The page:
Making sense of the past: history curriculum and the education inspection framework

Thanks to Heather Fearn, Inspector Curriculum and Professional Development Lead, Ofsted for this blogpost…

What images come into your head when I say the word ‘Egyptians’? Probably multiple thoughts and ideas of pyramids, pharaohs and hieroglyphics. Or perhaps the word triggers more modern connotations?

When I spoke at the Historical Association Annual Conference recently, as you might expect, I felt very assured of the audience’s depth of knowledge of the Egyptians!

What about the child relying on their schooling for their education, though? What will this child recall of the Egyptians by the end of their time in education? What reference points do they have for the sweep of our history?

Content choice and sequence are important

Our education inspection framework (EIF), which starts in September, includes a new focus on curriculum quality. What does that mean for history?

The past is a foreign country! So when children embark on their exploration of it, they need some guidance to give sense and coherence to what they learn.

Put simply, a really strong curriculum identifies a clear selection of historical knowledge that children need to know and remember to make sense of the past. There will be some justification for the choice of topics and the order they’re taught in.

When a set of topics are taught as isolated incidents, this suggests that there has not been much thought put into how prior historical knowledge can make children readier to learn about what comes next.

For example, a child learning about the Roman republic, laws, social classes and taxation at primary school has not just gained an understanding of the Roman period. That child is also in a strong position to understand the history they will go on to learn at secondary school – the social structure of the medieval period, and impact of illegal taxation in causing the English Civil War, leading to the creation of a republic.

Narrowed curriculum

Unfortunately, too often, history is marginalised in a narrowed curriculum. At secondary level reducing history to a set of techniques to help answer GCSE questions is a form of curriculum narrowing. The key stage 3 curriculum should focus on children learning a broad and rich history curriculum and not be one long rehearsal of ‘the 6-mark question’!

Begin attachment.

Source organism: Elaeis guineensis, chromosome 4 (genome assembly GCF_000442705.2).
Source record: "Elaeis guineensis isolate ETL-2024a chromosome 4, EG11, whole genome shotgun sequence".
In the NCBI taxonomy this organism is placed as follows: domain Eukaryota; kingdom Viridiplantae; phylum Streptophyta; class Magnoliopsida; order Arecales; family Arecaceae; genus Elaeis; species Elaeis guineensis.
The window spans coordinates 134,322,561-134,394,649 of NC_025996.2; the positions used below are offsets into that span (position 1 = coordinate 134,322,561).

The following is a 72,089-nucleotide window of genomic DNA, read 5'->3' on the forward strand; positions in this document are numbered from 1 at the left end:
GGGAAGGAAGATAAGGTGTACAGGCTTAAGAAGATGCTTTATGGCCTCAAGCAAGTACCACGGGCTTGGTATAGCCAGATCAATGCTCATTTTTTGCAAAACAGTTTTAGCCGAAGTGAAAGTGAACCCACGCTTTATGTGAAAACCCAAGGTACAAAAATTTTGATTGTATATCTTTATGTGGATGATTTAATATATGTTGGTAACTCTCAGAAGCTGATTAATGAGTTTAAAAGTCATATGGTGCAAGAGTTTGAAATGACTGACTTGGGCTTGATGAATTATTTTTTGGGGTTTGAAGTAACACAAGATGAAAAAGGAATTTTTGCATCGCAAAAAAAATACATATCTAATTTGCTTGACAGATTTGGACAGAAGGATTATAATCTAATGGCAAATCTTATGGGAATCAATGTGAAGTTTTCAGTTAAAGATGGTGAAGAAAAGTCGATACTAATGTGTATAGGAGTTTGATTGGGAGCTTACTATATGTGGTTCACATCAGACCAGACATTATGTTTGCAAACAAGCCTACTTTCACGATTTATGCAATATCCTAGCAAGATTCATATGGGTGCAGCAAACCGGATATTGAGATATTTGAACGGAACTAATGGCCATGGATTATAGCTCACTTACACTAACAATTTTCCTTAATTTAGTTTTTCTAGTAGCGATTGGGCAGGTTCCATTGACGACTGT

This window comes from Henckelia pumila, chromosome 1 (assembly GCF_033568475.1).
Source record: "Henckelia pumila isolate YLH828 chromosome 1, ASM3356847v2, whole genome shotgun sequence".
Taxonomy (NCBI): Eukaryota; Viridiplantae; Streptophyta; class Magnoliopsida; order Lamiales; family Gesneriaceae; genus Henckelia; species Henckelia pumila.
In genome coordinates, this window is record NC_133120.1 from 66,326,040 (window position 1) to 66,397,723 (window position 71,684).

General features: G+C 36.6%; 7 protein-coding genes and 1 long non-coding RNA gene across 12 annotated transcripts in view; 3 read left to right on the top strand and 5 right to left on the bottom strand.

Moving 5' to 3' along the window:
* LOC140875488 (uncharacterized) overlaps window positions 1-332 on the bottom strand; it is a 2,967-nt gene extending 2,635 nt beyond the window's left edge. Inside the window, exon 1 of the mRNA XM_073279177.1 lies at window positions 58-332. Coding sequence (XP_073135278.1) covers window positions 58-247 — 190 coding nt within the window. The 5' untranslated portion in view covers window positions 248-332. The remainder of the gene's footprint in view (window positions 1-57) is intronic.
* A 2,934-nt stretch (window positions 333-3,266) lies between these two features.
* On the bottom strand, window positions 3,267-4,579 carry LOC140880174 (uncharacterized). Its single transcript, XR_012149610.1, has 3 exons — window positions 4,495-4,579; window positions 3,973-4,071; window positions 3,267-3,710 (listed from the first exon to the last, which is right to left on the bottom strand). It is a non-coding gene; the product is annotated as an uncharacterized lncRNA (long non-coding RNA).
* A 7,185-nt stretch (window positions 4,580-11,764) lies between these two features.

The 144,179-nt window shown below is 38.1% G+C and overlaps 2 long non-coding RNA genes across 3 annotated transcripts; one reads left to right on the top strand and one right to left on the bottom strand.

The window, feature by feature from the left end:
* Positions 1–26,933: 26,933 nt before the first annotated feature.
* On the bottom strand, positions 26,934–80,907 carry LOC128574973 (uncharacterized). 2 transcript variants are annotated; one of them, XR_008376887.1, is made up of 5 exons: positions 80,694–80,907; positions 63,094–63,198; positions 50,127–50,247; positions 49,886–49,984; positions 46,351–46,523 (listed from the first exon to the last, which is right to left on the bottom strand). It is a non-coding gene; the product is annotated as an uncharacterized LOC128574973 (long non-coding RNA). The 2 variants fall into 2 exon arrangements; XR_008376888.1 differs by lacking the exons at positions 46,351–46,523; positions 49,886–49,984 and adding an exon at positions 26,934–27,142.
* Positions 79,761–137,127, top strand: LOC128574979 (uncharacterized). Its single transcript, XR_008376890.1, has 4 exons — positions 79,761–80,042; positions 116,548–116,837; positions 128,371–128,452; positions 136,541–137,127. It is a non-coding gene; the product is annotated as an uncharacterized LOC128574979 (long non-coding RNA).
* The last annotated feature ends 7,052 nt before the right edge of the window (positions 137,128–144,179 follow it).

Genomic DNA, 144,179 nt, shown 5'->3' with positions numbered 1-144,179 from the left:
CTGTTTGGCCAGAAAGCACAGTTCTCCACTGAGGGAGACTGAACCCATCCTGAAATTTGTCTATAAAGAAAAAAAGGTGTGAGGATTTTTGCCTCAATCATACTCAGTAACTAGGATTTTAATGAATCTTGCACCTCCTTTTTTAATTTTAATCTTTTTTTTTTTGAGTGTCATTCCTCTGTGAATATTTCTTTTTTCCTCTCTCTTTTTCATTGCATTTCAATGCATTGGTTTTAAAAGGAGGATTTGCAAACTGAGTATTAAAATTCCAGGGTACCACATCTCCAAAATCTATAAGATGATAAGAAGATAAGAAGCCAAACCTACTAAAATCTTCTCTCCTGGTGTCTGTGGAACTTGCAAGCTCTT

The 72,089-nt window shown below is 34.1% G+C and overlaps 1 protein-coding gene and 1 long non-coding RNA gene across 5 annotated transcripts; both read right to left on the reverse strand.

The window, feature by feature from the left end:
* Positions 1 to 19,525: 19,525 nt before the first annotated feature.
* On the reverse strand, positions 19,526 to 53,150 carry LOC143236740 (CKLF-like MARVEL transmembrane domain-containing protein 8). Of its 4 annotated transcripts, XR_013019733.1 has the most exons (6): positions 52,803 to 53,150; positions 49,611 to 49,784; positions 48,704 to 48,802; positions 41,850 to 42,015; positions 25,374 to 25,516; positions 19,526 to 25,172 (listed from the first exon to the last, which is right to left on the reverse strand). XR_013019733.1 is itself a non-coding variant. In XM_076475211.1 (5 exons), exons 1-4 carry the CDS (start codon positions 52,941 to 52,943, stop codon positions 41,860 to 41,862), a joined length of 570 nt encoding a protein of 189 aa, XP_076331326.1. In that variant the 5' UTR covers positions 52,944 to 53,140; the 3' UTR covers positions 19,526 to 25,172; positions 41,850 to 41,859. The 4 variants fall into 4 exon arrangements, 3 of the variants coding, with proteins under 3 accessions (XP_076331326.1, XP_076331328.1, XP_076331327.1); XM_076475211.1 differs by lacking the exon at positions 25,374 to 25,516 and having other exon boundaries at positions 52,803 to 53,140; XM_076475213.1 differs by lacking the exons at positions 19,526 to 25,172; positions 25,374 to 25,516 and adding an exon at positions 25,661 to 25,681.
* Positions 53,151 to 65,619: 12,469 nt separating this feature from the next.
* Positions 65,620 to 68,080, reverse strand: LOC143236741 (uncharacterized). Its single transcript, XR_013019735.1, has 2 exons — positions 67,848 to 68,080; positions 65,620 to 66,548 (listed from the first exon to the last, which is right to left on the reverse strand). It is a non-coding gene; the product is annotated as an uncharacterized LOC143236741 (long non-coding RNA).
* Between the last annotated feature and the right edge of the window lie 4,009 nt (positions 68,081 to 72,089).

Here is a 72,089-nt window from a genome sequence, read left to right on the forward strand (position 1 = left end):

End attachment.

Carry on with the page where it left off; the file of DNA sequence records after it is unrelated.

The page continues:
History and the EIF

When we inspect curriculum quality using our new framework, the national curriculum is our benchmark to consider the breadth and ambition of a school’s history curriculum. The key stage 3 national curriculum expects all pupils to get a chronologically secure knowledge and understanding of British, local and world history – not a secure grasp of GCSE technique by Year 9.

Pupils should gain the ‘disciplinary’ knowledge they need to answer questions about causation, change and significance. They should understand how different historical sources are used to make historical claims, and how and why contrasting arguments and interpretations of the past have been constructed.

In so many schools, the history curriculum fully delivers the ambition of the national curriculum. There is a flourishing history subject community. Organisations such as the Historical Association have long provided support for history teaching in schools. They have enabled a rich discussion between history teachers on the nature of a high-quality history curriculum and provided guidance and resources at primary and secondary level.

Those schools where children do learn a rich, broad and coherent history curriculum will find that they are recognised in our new inspection approach.

The HA offers support for all history departments working on the curriculum via 




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